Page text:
I have read Robert Chapman's book, Emerging complexity: The latter prehistory of south-east Spain, Iberia and the western Mediterranean, and the whole book confirms that Neolithic and Chalcolithic Iberia, including the Beaker culture, could not have been Indo-European. There is a clear continuity from the Megalithic to the Beaker culture, and a clear rupture with the past with the advent of the Bronze Age, which started in Iberia circa 1800 BCE with the El Argar culture around modern Murcia. The Bronze Age society progressively replaced the Beaker culture from west to east over the next centuries.

    A few notes from the book:

    Neolithic roots of the Beaker culture

    - Anthopomorphic idols, also known as fecundity figurines, were found throughout Iberia in Megalithic and Beaker times (p.37). They represent the Mother Goddess, which traces its origins back in the Early Neolithic Levant. The oldest specimens in Iberia date back to 4000 BCE (p.47).

    - Beaker tombs, like Megalithic tombs, were communal passage tombs without ascribed status (pp. 82, 190-192). Individuals were typically disarticulated (p.215-6) and bones of various individuals mixed together until the Late Copper Age. No social stratification or prestige items were found in late Beaker sites (p. 236). This contrasts with the single graves of the Indo-Europeans and the elite tumulus/kurgan filled with prestige goods, even for upper class children.

    - Radical change of mortuary practice from the Chalcolithic Los Millares culture to the Bronze Age El argar culture (p.195), passing from collective monumental tombs to individual invisible tombs under houses (pit graves).

    - Neolithic and Chalcolithic production of finely decorated pottery, stone vessels, idols, etc. come to an end in the Bronze Age (p.168).

    - The Tagus Estuary (cradle of the Beaker culture) during the Copper Age had an economy dominated by cereals, olives, vines, cattle and pigs, but hardly any horses.


    Indo-European roots of the Argaric culture

    - Faïence beans from the Argaric Bronze Age have a similar composition to those found in Bronze Age Wessex (p.34).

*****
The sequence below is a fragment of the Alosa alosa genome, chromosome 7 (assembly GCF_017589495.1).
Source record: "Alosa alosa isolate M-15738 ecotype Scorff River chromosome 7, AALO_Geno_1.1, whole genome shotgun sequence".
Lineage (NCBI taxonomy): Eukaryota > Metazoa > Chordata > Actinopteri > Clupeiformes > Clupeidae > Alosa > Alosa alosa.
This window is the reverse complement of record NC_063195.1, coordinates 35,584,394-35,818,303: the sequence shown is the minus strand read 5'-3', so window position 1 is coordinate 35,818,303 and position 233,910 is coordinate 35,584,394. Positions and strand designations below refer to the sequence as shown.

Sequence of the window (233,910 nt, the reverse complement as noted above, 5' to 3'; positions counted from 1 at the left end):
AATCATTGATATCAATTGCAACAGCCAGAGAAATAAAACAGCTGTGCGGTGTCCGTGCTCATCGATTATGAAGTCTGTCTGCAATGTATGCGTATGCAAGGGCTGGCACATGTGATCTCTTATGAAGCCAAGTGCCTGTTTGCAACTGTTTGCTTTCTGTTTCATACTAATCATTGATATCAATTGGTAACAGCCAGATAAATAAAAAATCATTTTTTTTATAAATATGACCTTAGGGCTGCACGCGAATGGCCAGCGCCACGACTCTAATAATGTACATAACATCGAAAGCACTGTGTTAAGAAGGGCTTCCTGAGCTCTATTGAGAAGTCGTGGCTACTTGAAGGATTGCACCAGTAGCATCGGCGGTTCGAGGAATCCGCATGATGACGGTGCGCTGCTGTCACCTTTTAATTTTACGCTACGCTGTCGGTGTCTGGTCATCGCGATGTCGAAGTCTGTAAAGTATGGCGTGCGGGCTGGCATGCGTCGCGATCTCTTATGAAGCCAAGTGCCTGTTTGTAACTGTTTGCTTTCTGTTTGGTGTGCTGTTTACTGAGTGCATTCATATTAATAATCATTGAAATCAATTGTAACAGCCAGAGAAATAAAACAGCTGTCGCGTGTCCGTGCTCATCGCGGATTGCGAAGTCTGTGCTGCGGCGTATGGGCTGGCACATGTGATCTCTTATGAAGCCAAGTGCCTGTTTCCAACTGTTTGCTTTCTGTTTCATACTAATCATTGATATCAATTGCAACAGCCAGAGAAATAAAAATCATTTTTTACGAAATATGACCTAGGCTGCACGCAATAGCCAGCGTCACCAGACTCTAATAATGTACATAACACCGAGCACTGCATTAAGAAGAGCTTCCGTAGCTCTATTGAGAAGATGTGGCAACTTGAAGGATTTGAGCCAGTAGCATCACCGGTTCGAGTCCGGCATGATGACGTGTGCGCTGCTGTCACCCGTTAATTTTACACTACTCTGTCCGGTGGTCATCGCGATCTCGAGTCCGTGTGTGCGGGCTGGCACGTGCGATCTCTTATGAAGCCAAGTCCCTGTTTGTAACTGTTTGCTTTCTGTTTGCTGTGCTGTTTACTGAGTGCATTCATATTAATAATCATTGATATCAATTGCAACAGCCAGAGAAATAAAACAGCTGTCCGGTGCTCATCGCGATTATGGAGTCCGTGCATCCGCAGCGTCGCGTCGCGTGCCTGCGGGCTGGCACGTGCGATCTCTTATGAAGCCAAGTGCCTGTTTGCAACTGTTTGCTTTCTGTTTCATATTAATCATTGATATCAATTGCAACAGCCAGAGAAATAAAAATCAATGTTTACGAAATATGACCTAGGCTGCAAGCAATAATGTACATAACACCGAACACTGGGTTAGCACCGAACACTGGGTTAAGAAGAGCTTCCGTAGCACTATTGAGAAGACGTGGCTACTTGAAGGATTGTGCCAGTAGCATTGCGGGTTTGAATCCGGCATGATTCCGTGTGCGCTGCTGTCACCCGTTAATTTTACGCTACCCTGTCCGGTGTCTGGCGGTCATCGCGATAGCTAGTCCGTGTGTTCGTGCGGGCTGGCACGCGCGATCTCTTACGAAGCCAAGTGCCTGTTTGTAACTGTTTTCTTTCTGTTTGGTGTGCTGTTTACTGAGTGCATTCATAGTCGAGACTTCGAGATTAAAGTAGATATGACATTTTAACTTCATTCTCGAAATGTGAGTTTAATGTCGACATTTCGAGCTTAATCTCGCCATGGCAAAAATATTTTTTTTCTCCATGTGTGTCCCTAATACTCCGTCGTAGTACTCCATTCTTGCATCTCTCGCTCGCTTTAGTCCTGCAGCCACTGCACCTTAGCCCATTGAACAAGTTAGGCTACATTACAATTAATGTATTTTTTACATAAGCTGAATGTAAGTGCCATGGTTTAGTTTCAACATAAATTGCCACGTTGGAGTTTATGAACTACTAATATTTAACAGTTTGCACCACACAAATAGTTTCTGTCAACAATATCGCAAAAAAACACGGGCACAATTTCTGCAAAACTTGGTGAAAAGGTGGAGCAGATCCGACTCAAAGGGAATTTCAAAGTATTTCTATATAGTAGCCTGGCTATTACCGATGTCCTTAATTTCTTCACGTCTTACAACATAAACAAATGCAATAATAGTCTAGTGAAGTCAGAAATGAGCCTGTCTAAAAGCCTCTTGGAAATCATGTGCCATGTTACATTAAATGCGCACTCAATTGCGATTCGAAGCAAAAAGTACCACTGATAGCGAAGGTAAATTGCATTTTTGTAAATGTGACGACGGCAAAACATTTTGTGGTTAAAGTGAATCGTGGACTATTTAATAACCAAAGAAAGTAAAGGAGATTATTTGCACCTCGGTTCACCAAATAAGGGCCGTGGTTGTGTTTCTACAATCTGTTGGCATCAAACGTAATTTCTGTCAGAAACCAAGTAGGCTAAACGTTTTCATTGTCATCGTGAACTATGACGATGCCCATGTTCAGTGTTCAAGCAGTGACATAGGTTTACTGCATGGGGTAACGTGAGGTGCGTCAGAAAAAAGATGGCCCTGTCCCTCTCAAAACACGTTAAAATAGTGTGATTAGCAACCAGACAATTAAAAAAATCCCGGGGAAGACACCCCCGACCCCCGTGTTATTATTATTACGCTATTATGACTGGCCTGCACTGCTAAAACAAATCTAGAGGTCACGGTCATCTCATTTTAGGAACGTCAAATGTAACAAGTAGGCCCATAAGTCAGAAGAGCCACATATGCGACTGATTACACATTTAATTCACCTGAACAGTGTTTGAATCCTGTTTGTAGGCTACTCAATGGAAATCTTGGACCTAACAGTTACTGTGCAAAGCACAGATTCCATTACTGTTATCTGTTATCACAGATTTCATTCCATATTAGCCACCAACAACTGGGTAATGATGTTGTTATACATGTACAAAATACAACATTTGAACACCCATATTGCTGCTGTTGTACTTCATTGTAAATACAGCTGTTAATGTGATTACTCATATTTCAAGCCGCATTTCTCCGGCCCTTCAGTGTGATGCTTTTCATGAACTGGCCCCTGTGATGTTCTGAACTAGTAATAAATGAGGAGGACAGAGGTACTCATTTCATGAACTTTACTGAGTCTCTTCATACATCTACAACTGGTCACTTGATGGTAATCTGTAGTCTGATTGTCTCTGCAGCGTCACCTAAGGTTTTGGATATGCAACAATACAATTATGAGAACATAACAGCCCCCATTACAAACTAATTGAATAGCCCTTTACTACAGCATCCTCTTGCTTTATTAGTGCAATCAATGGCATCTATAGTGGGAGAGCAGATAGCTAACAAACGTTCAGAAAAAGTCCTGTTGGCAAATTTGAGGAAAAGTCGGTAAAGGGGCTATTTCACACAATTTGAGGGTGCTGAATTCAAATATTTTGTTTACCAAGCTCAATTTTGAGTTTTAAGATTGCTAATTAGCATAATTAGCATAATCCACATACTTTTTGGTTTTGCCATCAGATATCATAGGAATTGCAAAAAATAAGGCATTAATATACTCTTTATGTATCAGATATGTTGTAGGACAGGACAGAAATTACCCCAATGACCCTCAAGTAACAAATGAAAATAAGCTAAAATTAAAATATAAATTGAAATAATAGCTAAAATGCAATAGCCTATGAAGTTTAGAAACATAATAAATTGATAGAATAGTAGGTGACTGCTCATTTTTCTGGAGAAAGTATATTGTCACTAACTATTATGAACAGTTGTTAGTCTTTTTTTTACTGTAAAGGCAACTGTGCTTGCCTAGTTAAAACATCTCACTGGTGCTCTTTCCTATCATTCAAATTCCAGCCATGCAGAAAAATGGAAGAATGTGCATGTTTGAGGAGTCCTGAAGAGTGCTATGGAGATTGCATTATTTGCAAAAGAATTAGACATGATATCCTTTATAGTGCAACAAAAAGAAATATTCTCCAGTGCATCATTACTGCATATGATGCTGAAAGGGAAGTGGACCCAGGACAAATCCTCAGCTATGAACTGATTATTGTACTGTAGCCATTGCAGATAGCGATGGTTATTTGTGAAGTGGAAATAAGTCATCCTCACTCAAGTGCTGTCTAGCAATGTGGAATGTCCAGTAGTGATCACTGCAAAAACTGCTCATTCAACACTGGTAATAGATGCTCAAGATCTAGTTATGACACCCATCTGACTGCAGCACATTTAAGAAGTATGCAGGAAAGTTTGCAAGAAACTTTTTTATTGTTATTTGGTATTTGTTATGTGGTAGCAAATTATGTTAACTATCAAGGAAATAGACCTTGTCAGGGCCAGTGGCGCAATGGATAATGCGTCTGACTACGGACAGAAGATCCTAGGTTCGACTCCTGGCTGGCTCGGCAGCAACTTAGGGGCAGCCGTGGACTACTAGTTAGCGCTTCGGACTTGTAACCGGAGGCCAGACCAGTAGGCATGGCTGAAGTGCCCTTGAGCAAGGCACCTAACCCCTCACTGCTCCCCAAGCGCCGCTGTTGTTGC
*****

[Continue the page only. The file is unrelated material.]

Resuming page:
- The Bronze Age brings a whole new lifestyle, including new pottery style (less decorated), new burial customs (individual instead of collective), new architecture (multiple-room rectilinear dwellings replace individual circular ones), and new settlement pattern (acropolis defended by high stone walls) (pp. 84, 151, 159, 172).

    - The earliest wheeled vehicles in Galicia date from 1720 BCE (p.122), i.e. after the Beaker period ended.

    - Horses were used for heavy work and transport in Bronze Age Iberia (p.136), as opposed to meat in the Neolithic and Chalcolithic.

    - The first stables in south-east Spain date from the Argaric Bronze Age (p.138), hinting that horses were not ridden before that. Increased frequency of horse bones from the Early Bronze Age, but NOT during the Beaker period (p. 217).

    - No evidence of silver working before the Bronze Age in Iberia (p.160).

    - Few variations in styles of swords in Spain during the Bronze Age compared to Central Europe (p.164), confirming that bronze working started earlier and was more advanced in Central Europe than in Iberia. Even Ireland produced three times more halberds than the whole of Iberia during the Bronze Age (p. 165). All copper produced in south-east Spain during the Bronze Age amounts to 12 times less than the copper mined daily at Mitterberg in Austria at the time ! (p.165) Metallurgical innovations were much slower in the West Mediterranean than in the Aegean and north-west Europe during the Bronze Age.

    - Tin and copper were little exploited in Iberia, Sardinia and Etruria until approximately 1000 BCE, towards the end of the Bronze Age in the rest of Europe (p.166).

    - Bronze swords from south-east and northern Spain could have been made in the same place (p.173), hinting that they could have been imported from abroad rather than made locally.

    - Separation of the elite from productive activities during the Bronze Age, and beginning of class division (p.174).

    - Argaric society (Bronze Age) was stratified with hereditary leadership and ascribed status (pp. 197, 206, 218), unlike Neolithic and Chalcolithic/Beaker societies. The richest Argaric burials date from 1650-1400 BCE.
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    Doesn't R-L11 peak in south-central England? It's basically only found there; so you are believing that G2a people built Stonehenge? I seriously need more convincing to believe bell beaker wasn't spread by R1b men; certainly gravettian and Aurignacian cultures saw the introduction of the hg I men to Europe. I was always under the impression that the Halstatt/la tene and bell beaker derived cultures where propelled very predominantly by R1b men.

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    Well, Maciamo, you obviously know vastly more about this stuff than I do. But how many examples of ancient R1b can we look at in order to form an opinion about this? And why does R1b have to have been Indo-European when it first arrived in Iberia? There is some R in Asia among people that don't speak an IE language, I believe, and there are still some non-IE R1b folk in Iberia. Could a pre-IE R1b group not have travelled along the Mediterranean to Iberia, created the Beaker Bell culture and expanded outward to the east, only to have some R1bs come into contact with the Indo-Europeans, learn their language, culture and technology, then back migrate into western Europe? If not, what was the Y haplotype of Beaker Bell culture and where did the Beaker Bells originate from?